Invading Romans' greatest obstacle uncovered in J'lem

Archeologists say 'massive' cliff near Temple Mount may have delayed conquest; Eastern Cardo discovered.

By ETGAR LEFKOVITS
January 15, 2007 00:35
2 minute read.
Invading Romans' greatest obstacle uncovered in J'lem

Jlem dig 298.88. (photo credit: Israel Antiquities Authority)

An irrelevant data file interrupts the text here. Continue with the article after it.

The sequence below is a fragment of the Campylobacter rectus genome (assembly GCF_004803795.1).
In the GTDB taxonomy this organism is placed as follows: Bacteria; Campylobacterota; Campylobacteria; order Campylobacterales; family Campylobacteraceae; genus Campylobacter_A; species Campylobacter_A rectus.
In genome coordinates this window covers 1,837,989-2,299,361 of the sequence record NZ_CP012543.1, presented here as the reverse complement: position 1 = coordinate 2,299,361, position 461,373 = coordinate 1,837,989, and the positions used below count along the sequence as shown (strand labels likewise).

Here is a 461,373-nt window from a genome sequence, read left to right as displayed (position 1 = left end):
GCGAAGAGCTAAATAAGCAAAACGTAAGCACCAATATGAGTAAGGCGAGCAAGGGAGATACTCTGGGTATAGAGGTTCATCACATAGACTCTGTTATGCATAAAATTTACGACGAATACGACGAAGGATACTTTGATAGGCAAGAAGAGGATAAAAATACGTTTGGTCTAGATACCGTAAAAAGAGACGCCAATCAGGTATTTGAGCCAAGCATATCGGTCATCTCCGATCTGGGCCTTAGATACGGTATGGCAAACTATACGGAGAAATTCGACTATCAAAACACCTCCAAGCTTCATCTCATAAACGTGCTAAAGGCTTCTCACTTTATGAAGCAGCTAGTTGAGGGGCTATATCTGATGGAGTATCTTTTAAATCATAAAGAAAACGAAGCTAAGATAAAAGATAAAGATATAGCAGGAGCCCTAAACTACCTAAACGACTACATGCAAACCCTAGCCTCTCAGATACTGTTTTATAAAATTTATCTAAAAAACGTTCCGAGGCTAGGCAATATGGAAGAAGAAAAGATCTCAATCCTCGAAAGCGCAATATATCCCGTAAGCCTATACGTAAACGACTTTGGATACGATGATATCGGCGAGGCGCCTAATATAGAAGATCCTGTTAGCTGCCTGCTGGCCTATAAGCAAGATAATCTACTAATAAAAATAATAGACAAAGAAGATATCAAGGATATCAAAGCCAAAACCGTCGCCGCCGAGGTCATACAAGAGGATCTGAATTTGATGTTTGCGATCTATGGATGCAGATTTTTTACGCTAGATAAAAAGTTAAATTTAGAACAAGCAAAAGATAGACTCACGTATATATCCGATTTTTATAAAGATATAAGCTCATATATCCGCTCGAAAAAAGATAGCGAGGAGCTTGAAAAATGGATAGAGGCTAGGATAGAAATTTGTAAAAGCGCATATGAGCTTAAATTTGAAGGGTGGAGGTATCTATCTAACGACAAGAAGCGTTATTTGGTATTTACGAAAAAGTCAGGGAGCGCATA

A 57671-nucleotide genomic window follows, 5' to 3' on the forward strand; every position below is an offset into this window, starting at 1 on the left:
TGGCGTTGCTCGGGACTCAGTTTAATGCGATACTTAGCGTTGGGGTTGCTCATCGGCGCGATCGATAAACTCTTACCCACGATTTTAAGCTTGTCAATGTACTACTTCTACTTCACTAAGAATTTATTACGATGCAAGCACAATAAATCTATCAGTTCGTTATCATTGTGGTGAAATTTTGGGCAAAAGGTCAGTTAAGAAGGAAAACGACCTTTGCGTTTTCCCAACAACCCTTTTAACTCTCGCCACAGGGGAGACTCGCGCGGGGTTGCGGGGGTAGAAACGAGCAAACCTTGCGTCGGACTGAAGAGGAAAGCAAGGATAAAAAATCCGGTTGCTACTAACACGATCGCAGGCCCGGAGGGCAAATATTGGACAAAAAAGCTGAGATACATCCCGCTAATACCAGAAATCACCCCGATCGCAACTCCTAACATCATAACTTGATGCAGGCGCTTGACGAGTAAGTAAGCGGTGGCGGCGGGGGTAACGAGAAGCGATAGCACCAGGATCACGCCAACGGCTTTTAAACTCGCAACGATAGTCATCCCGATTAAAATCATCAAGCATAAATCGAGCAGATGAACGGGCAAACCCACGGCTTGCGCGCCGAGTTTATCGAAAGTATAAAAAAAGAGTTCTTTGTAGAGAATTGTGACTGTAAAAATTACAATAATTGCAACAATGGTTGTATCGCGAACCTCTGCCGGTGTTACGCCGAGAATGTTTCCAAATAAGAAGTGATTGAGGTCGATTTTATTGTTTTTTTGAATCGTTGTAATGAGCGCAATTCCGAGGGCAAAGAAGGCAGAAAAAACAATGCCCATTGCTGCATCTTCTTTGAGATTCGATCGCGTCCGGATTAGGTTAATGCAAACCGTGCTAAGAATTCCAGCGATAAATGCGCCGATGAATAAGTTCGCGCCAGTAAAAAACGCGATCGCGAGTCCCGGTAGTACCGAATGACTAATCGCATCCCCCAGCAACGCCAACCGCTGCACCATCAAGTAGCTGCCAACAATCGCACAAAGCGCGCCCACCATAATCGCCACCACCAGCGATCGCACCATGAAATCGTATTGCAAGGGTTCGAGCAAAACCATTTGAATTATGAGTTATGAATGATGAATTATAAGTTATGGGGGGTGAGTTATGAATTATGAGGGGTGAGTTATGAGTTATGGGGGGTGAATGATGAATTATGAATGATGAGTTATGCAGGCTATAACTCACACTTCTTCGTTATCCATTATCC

An immense bedrock cliff uncovered opposite Jerusalem's Temple Mount may help explain why it took the Romans so long to capture what is now known as the Jewish Quarter almost two millenia ago, an Israeli archeologist said Sunday. The cliff, uncovered during a year-long excavation at the western edge of the Western Wall Plaza, was one of several important finds that include the remains of a colonnaded street called the Eastern Cardo, dating from the Roman-Byzantine period; a section of the Lower Aqueduct that conveyed water from Solomon's Pools to the Temple Mount; and a damaged rock-hewn and plastered Jewish mikve (ritual bath) that dates back to the Second Temple period, the Israel Antiquities Authority announced at a press conference. The dig, which was conducted in an area that had not been excavated before due to plans for construction, also served to clarify the height of an immense bedrock cliff that separated the Upper City from the Temple Mount area. It in itself is "the most impressive" find, said Shlomit Wexler-Bedolah, the excavation director. Wexler-Bedolah said the cliff's topography could help explain the slow Roman conquest, noting that it took the Roman army an entire month from the time they destroyed the Temple Mount on the ninth day of the Hebrew month of Av until they captured the ground of today's Jewish Quarter on the 10th day of the following month. "This could have been a natural obstacle for the Roman army," she said. Jerusalem regional archeologist Jon Seligman focused on the significance of the road that was uncovered at the foot of the cliff - an elaborate colonnaded street known as the Eastern Cardo. The street, which began at the Damascus Gate, ran the length of the Tyropoeon Valley channel. Sections of the street had previously been uncovered in the northern part of the Old City, on Rehov Ha-Gai and west of the Dung Gate. Wexler-Bedolah said the current excavation exposed for the first time the full 11-meter width of the original road, which had been paved in the Roman manner with large flagstones set in place diagonally, probably to prevent wagons from slipping. A drainage system had been installed below the flagstones, she said. A complex of shops and buildings constructed on the spot in the Middle Ages continued to exist through the Ottoman period and constituted part of the Mughrabi Quarter that stood at the site until 1967. "This excavation allows us to learn an important chapter in thousands of years of history, stage after stage and period after period in the existence of this city," Wexler-Bedolah said. The newly found remnants of the capital's past will be preserved underneath the new Western Wall Heritage Center, which is slated to be built at the site and whose planning sparked the "rescue (or salvage) dig." The center, whose construction is expected to take several years and is being underwritten by US media mogul Mort Zuckerman, will include an educational center, a video conference room, a VIP lounge and a police station, said Rabbi of the Western Wall Shmuel Rabinovitch. There have never been any archeological excavations on the Temple Mount itself due to the site's holy status for both Jews and Muslims.


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